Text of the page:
By Tarty Teh
Whether we care to admit it, as individuals, the net effect of our citizenship comes in two forms — a blessing or a burden. In fact, this question was put to me not in terms of my Liberian citizenship, though it would have been equally relevant, but rather as a native of the Grebo tribe. I was asked if I wasn’t proud to be Grebo. It was not an easy question to answer. But I thought about it and decided that pride in being Grebo should come mainly from any contribution I make in upholding or advancing any greatness of the Grebo nation that was already evident before I was born. This applies easily and equally to my Liberian nationality.
We all are actors on our nation’s behalf. What we do individually have a collective effect in creating our country’s profile. If we project a shady profile, we will attract shady characters that are oftentimes much more adept in exploiting the weakness that is inherent in our penchant for subterranean dealings.
It is bad enough that we infuriate well-meaning adventurers in our national sphere with our crooked bent and matching ineptitude when executing even legitimate deals. But when we fail miserably in keeping up with the crooks we invite, the whole country suffers the consequences after the foreign crooks pay off a few domestic ones before settling down to suck us dry. A look around Liberia will confirm that our level of infrastructural development clearly belies the 161 years we have existed as a nation. The following could be a clue:
Dear Willis, You are the man! What would we do with out our PR man. It is only prove to me again that the issue of the pr men is extremely essential. Anyways please inform Madame President that her concerns will be addressed. Yoram told me that he has already informed you that the first payment of US$1 Million will be made after our contract is signed.
Avi Date: Sunday, August 17, 2008, 2:46 AM (On Thurs, 2/14/08, Abraham Avi Zaidenberg < email@example.com > wrote:) The man who wrote the e-mail, Avi Zaidenberg, is an Israeli citizen in charge of Yoram Cohen’s Cellcom GSM network and his LISCR field office in Liberia. If nothing else, Mr. Zaidenberg’s untidy syntax proves that English is not his native language. In fact both Cohen and Zaidenberg are Israeli citizens — although Cohen took the extra step of becoming an American citizen as well. And based on the official letter Mr. Willis Knuckles wrote to President Ellen Johnson Sirleaf, 50% of the shareholders of Cellcom, Cohen’s GSM network in Liberia, are Israelis whom Mr. Knuckles implored President Sirleaf to meet during a trip to Israel. Mind you, Cellcom is billed as an American company; so if 50 percent of the shareholders are Israelis as Knuckles said in his October 22, 2007, letter to President Sirleaf, then the other 50%, or a big chunk of it, must be owned by Americans. Whatever is left might conceivably be in Liberian hands, which is mighty little in light of all the trouble Cohen’s larcenous scheme portends for the President of Liberia.
Of course both Cohen and his sidekick know that if this had been at home (United States or Israel, take your pick), they and the President would have been up to their ears in legal and political trouble. But this is Liberia where they have a good deal of control through money. In fact they have already suggested throwing “the first payment of US$1 million” at the foreseeable problem they know they are creating for President Ellen Johnson Sirleaf. The scope of the scheme may be evident in the fact that it is only the “first” million. If the legal or political trouble for President Sirleaf proves intractable — which I doubt given Liberia’s current legislative and judicial incompetence — the cabal can always throw in another million.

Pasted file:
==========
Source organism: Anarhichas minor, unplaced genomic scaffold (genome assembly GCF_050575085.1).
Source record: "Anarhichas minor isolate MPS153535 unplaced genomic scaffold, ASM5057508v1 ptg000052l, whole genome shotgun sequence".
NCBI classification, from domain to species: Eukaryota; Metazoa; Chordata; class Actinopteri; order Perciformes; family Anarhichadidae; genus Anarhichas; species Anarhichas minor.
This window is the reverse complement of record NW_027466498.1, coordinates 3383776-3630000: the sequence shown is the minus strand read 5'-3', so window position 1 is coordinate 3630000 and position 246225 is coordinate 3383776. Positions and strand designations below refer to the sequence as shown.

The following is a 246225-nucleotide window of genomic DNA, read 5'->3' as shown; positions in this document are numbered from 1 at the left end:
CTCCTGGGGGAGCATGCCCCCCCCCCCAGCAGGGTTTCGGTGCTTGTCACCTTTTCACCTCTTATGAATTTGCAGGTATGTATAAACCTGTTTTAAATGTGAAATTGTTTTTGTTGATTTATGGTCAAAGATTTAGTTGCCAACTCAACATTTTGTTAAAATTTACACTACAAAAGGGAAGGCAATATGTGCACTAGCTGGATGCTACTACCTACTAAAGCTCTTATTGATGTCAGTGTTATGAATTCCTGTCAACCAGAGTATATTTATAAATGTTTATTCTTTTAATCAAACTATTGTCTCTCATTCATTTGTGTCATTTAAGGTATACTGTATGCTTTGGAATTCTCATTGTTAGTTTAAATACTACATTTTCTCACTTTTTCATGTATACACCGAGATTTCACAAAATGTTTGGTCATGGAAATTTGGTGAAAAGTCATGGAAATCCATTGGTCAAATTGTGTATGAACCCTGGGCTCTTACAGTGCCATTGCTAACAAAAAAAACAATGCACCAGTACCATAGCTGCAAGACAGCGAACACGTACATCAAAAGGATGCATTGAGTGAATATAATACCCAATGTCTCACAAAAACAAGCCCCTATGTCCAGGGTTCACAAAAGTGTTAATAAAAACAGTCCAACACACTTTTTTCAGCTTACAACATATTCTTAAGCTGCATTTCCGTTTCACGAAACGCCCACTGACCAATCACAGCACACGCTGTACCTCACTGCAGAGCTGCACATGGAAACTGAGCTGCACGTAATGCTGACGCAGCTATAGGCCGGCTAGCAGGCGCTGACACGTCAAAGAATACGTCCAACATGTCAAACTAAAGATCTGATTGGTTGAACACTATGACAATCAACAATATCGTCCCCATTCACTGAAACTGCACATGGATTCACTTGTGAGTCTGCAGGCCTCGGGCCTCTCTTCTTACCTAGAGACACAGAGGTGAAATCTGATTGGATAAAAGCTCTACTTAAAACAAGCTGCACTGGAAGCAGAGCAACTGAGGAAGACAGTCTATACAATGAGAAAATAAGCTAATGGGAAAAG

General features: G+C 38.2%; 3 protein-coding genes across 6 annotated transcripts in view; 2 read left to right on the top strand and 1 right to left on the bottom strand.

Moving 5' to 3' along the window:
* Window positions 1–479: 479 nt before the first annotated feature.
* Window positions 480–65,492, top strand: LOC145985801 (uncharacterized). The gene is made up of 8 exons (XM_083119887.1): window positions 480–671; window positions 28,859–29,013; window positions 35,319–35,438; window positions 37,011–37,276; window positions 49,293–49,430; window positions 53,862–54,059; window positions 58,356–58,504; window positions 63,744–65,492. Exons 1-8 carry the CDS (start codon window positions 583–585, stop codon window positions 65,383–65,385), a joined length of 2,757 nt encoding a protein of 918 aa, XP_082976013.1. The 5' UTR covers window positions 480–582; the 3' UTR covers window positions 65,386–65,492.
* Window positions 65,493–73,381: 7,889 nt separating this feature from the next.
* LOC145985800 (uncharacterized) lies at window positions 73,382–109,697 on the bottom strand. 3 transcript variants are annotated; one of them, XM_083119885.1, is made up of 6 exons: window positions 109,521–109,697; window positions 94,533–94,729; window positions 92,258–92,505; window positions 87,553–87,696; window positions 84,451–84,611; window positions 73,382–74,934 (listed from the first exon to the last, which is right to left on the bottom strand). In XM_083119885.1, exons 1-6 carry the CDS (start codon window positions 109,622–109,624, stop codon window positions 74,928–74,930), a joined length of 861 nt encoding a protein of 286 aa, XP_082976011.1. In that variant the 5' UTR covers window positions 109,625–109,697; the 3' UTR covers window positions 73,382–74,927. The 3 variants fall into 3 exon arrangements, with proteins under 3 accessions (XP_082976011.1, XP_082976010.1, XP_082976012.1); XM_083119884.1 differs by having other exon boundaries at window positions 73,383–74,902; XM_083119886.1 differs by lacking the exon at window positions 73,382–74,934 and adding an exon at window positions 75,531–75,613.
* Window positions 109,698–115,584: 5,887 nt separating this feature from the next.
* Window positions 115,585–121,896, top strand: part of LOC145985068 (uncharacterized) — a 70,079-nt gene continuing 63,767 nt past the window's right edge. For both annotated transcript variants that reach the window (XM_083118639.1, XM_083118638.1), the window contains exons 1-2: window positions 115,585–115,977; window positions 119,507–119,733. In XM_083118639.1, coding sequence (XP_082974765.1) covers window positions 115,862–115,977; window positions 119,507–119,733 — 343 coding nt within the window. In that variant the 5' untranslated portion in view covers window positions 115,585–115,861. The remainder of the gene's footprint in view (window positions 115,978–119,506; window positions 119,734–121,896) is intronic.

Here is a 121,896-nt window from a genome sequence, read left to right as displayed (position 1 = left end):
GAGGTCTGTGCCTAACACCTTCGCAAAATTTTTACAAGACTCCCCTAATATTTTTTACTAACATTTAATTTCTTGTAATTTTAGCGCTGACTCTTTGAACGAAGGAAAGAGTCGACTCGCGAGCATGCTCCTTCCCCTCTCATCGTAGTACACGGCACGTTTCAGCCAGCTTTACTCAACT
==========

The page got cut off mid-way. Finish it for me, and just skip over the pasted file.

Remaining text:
It certainly gives the appearance that paying kickback is, as those from the Unity Party boot camp are fond of saying, “not an event; it is a process” — a continuing process, that is. This could easily trigger speculation about how much money the LISCR/Cellcom syndicate is making away with if its operators are willing to throw a million dollars here and there to nail down ten more years of dealing under the table. Of course it doesn’t take only Sirleaf loyalists or her Unity Party members to feel the shame associated with the revelation of dirty dealings on this scale and this high up in our government. For me, as a member of an opposition party, the presidency is worth rescuing even if the President must swim or sink.
The way I see it, the presidency takes a hit when a foreigner writes as follows about the person who personifies our sovereignty: “Anyways please inform Madame President that her concerns will be addressed. Yoram told me that he has already informed you that the first payment of US$1 Million will be made after our contract is signed.” The person who embodies our sovereignty is President Ellen Johnson Sirleaf; the sovereignty is the Republic.
Evidently the crooks are in the driver’s seat and the President’s anxiety is palpable. The President’s concerns, of course, have to do with money, and the foreign crook who is baiting her into giving him a multimillion dollar contract for more crumbs says so matter-of-factly. So you only have to be a Liberian to feel hurt for your country or for your President or both. But the way to reclaim our pride even in the face of ignominy this grand is to do something in keeping with our Constitution and case laws. But a quick look at our Legislature and our Judiciary will reconfirm our misery. They can’t help themselves; how can they help us?
Copyright © Tarty Teh 2008
November 24, 2008, Monrovia, Liberia
Contact Tarty Teh at:
Phone and text: (231) 6-617-433
2008: From Siahyonkron Nyanseor’s Archive